By Sam Schaefer

92.2% of East students graduate, but what happens to the rest?

East has further distinguished its excellent academic reputation by tying for first place in the state among public schools for its graduation rate. 92.2 percent of students graduate in four years. This is especially remarkable in light of the fact that North Carolina’s average graduation rate is only 50 percent according to an email from Principal Eileen Tully to East’s staff. Despite this resounding success, East’s administration is looking to improve even more and especially wishes to address the problem of an achievement gap between disadvantaged students and those with greater advantages.
Previously, East ranked 77 in the nation for the 2007-2008 school year in U.S. News and World Report’s annual list of the top 100 of America’s Best High Schools. For the 2009-2010 school year, however, East was pulled from this list because of a serious achievement gap between disadvantaged students such as minorities and the rest of the student body. Only schools whose State Test Proficiency Rate among disadvantaged students is at least equal to the average across the state are eligible for U.S. News and World Report’s list. At East, disadvantaged students performed at a proficiency rate on state tests of 50.9 percent, 0.4 percent below the state-wide average of 51.3 percent.
Because of this gap, the administration has adopted and pursued policies intended to remedy the situation. According to Winslow Carter, a Career and Development Coordinator of the College and Career Information Center, policies intended to help all students, but especially high-risk students include the following: Freshman Experience; the peer tutoring program; the adult tutoring program; encouraging teachers to let students come in at lunches; the AVID program (in which nearly 100 percent of students that have completed it have gone on to four-year colleges); and the policy that teachers must contact parents of failing students.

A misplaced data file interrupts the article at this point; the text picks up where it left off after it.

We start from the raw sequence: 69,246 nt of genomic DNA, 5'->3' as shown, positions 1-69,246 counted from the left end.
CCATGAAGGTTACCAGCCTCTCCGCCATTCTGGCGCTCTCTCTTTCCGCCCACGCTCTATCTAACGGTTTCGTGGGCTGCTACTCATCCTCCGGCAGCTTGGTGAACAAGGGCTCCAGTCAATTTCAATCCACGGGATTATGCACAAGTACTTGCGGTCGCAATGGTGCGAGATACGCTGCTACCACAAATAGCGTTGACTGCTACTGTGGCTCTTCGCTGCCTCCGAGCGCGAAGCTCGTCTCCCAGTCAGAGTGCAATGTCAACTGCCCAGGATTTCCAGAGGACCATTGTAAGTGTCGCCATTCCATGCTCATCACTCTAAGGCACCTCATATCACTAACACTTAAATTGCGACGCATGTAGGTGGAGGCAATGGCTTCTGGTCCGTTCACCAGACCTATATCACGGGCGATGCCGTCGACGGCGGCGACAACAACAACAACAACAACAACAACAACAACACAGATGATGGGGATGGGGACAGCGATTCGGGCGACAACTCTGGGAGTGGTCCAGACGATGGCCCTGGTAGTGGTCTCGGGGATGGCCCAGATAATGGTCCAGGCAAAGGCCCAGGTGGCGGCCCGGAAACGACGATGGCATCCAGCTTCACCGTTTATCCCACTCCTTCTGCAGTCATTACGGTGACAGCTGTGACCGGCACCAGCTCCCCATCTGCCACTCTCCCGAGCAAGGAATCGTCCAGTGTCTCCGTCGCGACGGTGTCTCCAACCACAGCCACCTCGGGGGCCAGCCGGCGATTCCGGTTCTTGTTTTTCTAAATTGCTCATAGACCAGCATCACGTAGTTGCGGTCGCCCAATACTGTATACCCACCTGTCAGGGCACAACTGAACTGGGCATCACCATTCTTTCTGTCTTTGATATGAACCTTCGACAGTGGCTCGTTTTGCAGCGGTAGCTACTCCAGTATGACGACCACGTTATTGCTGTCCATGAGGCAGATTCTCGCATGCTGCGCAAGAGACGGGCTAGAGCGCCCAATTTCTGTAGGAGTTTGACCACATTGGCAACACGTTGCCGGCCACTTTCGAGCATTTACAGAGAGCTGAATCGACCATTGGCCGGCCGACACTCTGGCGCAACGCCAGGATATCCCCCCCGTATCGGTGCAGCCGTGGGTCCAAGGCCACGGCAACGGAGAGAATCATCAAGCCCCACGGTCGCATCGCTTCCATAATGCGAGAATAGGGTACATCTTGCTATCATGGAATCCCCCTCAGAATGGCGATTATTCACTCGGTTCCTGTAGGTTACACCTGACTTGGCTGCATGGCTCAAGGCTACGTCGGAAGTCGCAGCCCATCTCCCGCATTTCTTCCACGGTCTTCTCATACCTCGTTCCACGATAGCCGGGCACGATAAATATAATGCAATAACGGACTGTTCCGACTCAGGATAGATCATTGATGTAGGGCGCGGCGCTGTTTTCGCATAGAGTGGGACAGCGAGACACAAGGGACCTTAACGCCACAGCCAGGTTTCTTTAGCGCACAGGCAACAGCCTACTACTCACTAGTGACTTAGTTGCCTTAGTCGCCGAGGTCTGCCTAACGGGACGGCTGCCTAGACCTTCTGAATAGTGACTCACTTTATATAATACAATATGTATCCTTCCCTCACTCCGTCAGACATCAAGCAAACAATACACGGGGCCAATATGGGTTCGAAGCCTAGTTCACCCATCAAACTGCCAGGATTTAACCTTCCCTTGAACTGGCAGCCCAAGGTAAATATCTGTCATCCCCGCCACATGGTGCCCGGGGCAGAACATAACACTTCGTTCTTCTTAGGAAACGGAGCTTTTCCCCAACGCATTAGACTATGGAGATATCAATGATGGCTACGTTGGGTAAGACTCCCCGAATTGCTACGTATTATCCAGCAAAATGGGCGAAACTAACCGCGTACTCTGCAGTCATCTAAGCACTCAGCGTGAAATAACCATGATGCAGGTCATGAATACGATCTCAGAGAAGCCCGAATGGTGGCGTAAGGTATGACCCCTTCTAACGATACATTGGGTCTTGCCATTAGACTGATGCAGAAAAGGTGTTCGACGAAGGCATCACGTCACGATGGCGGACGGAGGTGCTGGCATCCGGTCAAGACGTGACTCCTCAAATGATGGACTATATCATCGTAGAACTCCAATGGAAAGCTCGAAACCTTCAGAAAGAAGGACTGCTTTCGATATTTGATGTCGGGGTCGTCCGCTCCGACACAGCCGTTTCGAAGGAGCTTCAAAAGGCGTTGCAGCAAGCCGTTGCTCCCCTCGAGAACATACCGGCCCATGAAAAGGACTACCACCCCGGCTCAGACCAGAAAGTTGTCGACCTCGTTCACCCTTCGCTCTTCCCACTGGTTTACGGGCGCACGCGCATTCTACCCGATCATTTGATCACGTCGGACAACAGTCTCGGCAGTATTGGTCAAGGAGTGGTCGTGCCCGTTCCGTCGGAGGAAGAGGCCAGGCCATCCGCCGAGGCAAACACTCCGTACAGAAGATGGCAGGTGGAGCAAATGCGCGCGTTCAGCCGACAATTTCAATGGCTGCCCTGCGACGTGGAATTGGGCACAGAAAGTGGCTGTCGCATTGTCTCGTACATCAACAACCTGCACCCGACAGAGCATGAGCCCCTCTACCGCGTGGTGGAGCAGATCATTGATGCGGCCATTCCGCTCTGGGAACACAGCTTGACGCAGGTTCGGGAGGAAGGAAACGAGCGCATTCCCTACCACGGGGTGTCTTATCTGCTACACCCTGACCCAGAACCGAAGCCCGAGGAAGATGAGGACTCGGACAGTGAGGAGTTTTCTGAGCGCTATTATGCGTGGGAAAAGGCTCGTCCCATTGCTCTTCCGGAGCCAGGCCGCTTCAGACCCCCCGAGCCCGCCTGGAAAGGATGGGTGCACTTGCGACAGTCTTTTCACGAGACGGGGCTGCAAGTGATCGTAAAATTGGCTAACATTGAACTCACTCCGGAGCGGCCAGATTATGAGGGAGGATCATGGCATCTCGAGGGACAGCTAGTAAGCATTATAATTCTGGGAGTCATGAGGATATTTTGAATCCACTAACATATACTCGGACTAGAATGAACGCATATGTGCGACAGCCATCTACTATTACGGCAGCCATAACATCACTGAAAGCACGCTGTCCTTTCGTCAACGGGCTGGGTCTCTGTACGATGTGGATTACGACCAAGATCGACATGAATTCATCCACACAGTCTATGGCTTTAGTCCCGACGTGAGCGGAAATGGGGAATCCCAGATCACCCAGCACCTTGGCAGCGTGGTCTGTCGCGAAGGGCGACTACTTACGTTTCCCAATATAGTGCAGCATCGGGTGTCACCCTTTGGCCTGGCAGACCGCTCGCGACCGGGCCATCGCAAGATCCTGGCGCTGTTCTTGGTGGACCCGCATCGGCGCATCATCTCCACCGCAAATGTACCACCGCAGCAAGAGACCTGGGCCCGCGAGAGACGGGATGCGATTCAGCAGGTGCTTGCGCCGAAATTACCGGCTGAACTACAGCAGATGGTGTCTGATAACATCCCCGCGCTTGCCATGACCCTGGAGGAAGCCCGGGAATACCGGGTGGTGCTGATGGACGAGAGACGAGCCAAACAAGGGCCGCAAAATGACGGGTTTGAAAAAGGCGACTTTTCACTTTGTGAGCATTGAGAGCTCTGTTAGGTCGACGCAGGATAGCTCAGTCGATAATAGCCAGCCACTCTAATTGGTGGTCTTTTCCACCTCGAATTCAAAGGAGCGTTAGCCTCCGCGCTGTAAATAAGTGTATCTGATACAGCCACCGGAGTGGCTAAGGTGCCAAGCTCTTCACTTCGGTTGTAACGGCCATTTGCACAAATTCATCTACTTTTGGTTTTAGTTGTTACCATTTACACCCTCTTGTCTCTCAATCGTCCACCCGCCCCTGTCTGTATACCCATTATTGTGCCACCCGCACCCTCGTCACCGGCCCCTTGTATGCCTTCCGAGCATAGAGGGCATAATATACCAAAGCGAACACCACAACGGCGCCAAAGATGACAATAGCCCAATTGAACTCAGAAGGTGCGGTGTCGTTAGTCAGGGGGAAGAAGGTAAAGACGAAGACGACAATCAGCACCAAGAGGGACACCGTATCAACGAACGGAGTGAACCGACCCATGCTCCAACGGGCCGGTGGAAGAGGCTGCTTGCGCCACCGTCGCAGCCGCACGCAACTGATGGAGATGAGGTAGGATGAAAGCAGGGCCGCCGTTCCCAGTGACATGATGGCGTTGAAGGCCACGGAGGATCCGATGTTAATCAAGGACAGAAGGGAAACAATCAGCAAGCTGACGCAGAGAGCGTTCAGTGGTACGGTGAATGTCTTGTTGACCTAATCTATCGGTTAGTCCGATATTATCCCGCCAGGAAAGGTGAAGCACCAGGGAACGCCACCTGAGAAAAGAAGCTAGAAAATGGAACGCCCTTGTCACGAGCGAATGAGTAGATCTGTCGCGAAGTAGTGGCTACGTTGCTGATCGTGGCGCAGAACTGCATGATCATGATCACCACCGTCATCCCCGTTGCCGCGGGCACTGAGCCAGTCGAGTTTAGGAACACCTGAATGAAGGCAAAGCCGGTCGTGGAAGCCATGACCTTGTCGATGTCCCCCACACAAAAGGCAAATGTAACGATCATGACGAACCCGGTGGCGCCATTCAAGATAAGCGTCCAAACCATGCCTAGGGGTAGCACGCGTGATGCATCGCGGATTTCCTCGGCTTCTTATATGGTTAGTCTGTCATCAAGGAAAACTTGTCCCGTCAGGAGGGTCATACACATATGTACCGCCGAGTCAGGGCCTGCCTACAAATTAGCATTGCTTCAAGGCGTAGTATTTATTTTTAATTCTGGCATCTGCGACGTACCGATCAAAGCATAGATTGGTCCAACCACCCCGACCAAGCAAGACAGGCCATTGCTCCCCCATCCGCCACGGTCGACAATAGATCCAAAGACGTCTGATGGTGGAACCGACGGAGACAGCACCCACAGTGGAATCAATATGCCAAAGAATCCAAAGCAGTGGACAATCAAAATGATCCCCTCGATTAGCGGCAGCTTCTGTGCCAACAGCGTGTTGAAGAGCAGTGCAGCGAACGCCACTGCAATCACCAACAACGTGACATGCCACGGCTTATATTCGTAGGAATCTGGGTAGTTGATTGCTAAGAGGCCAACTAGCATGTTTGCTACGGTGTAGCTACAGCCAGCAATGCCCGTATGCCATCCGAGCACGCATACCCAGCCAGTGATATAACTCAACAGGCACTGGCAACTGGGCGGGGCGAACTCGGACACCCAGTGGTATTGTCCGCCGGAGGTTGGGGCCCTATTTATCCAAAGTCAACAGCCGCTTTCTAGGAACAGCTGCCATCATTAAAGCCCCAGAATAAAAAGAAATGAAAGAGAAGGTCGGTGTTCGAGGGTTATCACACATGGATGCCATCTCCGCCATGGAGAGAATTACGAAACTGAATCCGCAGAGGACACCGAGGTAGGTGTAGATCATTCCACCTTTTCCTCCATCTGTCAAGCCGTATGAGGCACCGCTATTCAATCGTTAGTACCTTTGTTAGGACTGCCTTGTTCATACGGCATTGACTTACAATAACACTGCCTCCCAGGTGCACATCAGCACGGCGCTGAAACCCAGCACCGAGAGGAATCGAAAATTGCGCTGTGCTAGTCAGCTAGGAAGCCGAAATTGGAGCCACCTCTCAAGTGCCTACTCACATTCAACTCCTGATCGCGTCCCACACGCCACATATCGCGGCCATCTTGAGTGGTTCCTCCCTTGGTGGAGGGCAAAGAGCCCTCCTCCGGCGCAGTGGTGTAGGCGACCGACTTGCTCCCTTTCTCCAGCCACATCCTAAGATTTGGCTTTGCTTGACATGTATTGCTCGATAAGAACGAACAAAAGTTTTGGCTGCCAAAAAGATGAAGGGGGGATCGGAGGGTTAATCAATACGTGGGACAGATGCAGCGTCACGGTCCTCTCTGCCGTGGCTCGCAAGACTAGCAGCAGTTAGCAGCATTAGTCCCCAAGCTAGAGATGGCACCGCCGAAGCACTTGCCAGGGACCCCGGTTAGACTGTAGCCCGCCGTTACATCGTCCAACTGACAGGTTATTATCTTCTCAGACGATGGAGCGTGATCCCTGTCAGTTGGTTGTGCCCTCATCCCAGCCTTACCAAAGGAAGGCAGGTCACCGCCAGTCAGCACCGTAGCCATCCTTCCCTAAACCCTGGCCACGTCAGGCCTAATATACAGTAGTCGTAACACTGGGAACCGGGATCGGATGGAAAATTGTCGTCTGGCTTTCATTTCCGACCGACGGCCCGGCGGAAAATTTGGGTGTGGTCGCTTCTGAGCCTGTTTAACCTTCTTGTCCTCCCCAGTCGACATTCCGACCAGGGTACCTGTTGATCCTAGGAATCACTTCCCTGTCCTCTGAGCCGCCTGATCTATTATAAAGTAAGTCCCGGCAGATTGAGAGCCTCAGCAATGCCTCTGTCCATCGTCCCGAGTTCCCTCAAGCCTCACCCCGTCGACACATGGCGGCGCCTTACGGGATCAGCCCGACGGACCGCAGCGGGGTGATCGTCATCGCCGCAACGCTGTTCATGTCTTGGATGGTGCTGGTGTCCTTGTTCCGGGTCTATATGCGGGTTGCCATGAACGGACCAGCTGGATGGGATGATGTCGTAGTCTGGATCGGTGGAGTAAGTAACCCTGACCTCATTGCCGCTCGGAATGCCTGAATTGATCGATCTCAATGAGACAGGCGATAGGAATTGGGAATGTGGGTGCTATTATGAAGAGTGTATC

The goal of closing the achievement gap has also prompted the administration to add a new policy. “This year, the administration has added a layer of different strategies to work with students that are not being successful. Every grade is going to have a team of teachers, counselors and other professionals to try and help those students in addition to what we’ve always done before,” Carter said.
Another problem that may be contributing to the achievement gap is the degree of separation in  between high and low achieving students in their classes. Many non-disadvantaged students take mostly AP and honors classes, while disadvantaged students frequently do not.
“I think the school is trying to make an attempt to get more minorities and students from lower socioeconomic levels in these classes because we tend to learn from each other and to aspire to be better when we are with people that do as well and better than we do,” Carter said.
Carter also believes self-esteem may be an issue: “It creates a culture where it affects a student’s self-esteem if they’re not taking four or five AP classes because they may feel like ‘I’m not as important as someone who does that.’”

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